Nestle USA will begin using heat-treated flour in its Toll House refrigerated cookie dough, months after the company temporarily pulled the product off of store shelves after the Food and Drug Administration found evidence of E. coli contamination.
The unit of Nestle SA (NESN.VX) said it will halt production at its Danville, Virginia, plant from Wednesday until Jan. 25 in order convert the plant to use heat-treated flour.
In June, Nestle recalled the cookie dough after the FDA said it was investigating possible E. coli related illnesses that might have been related to the eating of raw cookie dough.
The company resumed production at the plant using standards that included testing ingredients before they enter the facility, rigorous environmental sampling throughout the facility and testing of finished product before it is shipped to customers.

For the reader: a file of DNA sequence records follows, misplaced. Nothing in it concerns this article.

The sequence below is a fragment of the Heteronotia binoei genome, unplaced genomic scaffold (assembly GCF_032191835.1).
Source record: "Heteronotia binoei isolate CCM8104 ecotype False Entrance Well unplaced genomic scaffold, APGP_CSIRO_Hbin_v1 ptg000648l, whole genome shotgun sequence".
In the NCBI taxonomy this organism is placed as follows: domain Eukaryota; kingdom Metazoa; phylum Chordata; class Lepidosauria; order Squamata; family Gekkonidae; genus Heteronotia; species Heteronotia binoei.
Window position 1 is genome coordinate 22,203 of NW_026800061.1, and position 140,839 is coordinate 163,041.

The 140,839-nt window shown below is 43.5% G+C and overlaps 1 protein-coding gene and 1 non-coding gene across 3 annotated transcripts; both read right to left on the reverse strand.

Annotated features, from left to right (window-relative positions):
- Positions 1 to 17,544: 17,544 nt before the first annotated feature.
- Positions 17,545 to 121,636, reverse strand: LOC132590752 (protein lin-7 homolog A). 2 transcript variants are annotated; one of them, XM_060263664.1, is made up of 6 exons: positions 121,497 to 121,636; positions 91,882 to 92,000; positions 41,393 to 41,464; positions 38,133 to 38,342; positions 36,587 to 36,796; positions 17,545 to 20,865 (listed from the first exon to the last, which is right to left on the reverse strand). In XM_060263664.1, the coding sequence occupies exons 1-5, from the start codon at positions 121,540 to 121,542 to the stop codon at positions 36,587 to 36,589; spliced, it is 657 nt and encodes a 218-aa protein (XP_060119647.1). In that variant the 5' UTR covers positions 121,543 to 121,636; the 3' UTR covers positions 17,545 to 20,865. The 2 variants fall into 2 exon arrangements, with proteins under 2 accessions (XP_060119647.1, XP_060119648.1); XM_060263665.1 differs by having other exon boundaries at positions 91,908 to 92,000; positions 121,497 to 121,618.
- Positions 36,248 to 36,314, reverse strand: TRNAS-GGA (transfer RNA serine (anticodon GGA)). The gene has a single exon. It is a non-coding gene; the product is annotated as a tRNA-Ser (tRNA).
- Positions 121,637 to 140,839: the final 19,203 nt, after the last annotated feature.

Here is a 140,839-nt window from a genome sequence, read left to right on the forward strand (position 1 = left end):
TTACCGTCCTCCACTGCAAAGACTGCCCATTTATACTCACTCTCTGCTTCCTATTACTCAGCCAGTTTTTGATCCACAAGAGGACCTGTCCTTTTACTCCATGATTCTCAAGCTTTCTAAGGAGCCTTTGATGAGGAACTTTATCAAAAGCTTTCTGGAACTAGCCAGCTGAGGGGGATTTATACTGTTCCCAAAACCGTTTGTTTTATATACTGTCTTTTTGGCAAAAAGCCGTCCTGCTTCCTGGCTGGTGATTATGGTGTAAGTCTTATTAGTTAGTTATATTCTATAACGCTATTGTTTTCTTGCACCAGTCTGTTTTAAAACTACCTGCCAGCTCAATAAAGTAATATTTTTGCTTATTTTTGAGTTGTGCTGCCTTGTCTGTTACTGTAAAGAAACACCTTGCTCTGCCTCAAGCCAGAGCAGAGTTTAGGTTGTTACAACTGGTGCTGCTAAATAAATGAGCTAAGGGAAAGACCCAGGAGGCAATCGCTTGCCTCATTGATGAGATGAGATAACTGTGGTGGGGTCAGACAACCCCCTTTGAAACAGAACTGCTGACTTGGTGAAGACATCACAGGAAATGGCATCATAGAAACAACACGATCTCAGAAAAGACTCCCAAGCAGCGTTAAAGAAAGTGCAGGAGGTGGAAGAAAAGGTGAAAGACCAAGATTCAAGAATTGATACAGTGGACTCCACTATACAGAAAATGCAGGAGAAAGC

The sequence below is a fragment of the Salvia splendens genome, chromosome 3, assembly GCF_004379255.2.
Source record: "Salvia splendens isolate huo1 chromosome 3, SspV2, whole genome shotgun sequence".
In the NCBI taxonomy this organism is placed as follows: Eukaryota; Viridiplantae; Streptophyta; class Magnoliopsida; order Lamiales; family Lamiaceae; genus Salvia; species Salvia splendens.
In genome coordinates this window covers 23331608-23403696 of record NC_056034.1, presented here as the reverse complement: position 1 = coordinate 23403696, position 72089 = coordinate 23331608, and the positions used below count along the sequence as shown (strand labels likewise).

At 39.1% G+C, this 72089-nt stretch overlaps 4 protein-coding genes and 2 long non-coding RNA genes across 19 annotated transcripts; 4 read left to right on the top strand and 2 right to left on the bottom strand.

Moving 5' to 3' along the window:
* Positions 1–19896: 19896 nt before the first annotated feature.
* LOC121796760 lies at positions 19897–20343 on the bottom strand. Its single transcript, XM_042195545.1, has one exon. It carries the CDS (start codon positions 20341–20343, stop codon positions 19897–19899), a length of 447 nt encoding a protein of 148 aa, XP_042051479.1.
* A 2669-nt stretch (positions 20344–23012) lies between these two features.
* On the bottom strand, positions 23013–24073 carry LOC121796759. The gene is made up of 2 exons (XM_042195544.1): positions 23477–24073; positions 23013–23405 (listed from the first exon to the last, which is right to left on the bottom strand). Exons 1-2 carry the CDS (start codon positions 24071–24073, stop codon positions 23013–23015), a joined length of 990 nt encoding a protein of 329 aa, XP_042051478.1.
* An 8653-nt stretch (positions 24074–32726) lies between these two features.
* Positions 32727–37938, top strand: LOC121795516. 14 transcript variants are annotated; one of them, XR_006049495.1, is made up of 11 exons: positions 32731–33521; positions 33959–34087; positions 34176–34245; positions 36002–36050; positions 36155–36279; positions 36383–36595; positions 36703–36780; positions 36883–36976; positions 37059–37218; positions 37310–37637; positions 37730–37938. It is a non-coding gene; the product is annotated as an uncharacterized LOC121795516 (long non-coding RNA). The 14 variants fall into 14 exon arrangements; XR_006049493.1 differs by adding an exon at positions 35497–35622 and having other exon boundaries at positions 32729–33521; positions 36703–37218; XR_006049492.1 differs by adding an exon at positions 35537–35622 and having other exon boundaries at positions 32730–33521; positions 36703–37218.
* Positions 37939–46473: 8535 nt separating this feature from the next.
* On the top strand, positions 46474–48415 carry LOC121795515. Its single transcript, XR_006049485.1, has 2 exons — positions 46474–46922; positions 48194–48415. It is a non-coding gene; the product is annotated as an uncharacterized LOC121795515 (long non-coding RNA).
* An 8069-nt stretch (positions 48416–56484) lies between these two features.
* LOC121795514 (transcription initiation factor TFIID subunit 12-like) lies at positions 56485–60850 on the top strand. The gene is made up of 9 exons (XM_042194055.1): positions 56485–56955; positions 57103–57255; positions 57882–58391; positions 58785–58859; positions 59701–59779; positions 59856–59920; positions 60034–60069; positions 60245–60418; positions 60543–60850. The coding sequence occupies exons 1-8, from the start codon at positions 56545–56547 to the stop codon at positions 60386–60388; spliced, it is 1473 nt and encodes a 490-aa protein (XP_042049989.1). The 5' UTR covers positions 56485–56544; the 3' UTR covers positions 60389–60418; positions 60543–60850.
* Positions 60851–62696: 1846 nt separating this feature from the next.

On Monday, two samples of cookie dough tested positive for E. coli, Nestle said. The contaminated product was discovered before it was shipped and dough on store shelves is not affected, it added.
The FDA reminds consumers they should not eat raw food products that are intended for cooking or baking before consumption. Consumers should use safe food-handling practices when preparing such products, including following package directions for cooking at proper temperatures; washing hands, surfaces, and utensils after contact with these types of products; avoiding cross contamination; and refrigerating products properly.